It is high-pie season here on the farm. Harvesting strawberries and rhubarb keep us busy in the kitchen. We’re putting up the pickings from our forays into the community where we’re fortunate to have organic pick-your-own-strawberries, friends with ample rhubarb patches, friends with blueberry farms, friends with peach & pear trees, and the occasional raspberry patch invitation.
Happy memories, great smells, good karma. I can just picture Grandma Brown, pulling trays of pies out of her oven in the summer, carefully, methodically loading them into her old rust-colored Matador, and driving them down to the state park where we ran a concession stand and sold them, still hot. She was about 4’10” tall, with little stick legs and a stout, round body. Her workdress was perpetually stained on her huge bosom, or, huge to me as a young, flat-chested teen. Her hands, her apron, her kitchen were clean, tidy, yet filled with useful tools and ingredients. I became calm in her presence because of her way of conserving movement without skimping on productivity. Flawless execution, no fuss, no muss. I do wish I had some video recording of her so that I could study it because to this day, my recollection is fuzzy on how she managed such a feat.
Char’s got the pie biz covered for me this year. That lady can crank out Grandma Brown’s recipe like nobody’s business. And every single one is delicious. Just like I taught her, like Grandma Brown taught me. Grandma would’ve SO loved baking with Char. She’d fretted that she didn’t know exactly what to do this summer when she got home from school because she likes to write and she likes to make art, both of which wouldn’t get her a summer income. I said, “Char, take the pie business for me and then I can spend more time with the animals and the garden, which sorely need more time from me than I can give with the pie-work.” She agreed, and it’s a fantastic arrangement.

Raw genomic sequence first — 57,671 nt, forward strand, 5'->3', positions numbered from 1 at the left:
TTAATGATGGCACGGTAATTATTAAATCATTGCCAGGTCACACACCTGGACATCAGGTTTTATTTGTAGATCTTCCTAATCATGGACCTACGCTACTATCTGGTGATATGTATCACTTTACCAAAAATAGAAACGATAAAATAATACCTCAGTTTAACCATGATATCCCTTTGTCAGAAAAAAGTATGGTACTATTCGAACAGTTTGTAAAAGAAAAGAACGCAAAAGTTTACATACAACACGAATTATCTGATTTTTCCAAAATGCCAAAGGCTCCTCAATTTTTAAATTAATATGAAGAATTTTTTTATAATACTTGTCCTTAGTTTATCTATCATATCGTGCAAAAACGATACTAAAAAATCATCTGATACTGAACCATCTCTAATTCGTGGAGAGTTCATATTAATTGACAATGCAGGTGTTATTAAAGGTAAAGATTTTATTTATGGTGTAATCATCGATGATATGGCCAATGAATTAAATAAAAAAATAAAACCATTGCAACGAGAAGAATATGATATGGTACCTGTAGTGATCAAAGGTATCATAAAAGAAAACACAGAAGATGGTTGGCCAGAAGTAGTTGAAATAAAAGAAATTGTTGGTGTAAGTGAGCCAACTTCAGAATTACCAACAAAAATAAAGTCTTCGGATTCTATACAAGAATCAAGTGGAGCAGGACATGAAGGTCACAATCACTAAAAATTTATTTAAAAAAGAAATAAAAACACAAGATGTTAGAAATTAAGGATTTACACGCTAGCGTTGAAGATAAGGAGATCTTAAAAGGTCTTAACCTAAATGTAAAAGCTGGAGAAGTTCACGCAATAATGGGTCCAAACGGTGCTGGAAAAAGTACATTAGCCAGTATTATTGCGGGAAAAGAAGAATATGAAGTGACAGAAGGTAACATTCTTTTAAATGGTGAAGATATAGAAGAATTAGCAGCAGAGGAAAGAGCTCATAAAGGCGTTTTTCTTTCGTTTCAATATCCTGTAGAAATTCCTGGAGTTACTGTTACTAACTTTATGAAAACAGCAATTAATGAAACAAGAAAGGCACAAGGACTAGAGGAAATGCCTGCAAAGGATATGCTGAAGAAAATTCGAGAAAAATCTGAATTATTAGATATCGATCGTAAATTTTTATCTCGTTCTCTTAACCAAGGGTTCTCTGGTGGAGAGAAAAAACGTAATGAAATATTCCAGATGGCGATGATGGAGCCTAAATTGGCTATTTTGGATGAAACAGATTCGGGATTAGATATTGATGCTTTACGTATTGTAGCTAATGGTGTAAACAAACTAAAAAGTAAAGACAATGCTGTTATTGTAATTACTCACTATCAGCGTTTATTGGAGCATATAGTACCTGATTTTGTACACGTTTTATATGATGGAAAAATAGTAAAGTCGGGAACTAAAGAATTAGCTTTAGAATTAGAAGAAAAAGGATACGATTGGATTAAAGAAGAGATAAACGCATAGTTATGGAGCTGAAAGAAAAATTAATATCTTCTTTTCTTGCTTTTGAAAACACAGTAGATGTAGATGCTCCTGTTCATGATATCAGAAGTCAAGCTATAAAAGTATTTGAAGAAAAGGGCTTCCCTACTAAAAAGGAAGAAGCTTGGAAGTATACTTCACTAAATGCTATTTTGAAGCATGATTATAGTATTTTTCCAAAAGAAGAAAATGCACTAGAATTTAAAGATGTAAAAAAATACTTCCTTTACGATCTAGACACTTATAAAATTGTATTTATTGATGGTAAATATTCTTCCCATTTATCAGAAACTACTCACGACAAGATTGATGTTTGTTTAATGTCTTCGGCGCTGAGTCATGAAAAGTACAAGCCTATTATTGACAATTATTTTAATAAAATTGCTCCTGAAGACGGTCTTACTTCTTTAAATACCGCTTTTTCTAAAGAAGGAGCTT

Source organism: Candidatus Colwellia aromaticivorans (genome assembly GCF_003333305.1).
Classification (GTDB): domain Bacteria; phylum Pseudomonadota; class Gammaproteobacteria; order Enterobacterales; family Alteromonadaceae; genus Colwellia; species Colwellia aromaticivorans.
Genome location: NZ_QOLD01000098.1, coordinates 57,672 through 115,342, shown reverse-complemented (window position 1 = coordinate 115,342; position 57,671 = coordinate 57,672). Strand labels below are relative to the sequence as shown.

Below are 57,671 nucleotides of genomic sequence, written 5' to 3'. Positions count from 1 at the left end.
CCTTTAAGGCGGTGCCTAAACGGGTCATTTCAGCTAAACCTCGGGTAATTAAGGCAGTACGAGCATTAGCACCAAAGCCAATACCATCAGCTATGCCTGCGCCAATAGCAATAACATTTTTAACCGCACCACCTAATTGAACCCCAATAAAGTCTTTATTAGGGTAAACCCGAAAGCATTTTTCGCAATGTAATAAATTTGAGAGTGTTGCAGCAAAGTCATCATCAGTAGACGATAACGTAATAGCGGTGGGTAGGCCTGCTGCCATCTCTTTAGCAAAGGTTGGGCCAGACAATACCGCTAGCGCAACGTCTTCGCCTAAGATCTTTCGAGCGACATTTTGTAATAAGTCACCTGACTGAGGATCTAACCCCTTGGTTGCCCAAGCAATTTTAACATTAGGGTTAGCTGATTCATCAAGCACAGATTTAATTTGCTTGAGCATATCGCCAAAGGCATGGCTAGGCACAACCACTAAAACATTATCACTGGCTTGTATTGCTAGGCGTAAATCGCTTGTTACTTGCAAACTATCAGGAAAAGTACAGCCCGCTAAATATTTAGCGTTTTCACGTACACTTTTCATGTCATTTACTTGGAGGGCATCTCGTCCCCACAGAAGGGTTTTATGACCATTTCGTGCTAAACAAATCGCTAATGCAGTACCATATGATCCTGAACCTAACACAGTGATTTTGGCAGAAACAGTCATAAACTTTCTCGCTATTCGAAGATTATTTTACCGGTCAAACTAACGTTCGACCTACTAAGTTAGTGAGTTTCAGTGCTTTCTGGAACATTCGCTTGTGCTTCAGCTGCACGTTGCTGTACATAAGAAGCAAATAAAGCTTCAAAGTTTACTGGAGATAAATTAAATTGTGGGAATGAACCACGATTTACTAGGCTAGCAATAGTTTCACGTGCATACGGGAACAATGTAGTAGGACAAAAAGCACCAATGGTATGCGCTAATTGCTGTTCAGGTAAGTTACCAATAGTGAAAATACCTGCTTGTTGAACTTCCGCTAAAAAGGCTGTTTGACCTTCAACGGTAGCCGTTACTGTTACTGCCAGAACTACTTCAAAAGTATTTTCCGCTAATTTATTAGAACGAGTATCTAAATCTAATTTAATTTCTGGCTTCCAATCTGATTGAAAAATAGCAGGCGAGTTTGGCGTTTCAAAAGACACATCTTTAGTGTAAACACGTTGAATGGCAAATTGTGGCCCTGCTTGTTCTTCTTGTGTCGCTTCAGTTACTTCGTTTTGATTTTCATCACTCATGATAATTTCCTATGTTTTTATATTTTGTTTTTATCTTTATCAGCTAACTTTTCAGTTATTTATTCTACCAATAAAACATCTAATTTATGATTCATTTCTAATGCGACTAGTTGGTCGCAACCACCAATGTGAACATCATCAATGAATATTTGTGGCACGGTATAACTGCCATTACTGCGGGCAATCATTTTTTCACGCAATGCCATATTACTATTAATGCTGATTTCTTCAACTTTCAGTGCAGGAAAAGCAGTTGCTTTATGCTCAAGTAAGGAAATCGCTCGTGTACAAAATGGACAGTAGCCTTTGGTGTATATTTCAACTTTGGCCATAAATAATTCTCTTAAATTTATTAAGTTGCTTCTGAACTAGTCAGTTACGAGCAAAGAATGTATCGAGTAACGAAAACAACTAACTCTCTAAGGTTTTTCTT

But this little report is to share more than the local success of our pies around here, specifically the current dilemma of how the heck to get a good pie in the hands of someone that doesn’t live just a stone’s throw away. By that, I mean a pie in the hands of folks outside of our tri-state area.
Once we thought we could ship pies for the holidays through our Etsy site. While it is a great host for selling our homemade goods, we only made one sale, thank God. Dear Sandy from the Boston area ordered a pie for her holiday and we carefully made it, froze the whole shebang, and then shipped it to her to be baked in her home oven. I packed that baby, packed her well. Cling wrap, plastic bags, ice, bubble wrap, boxes…mailed it overnight USPS.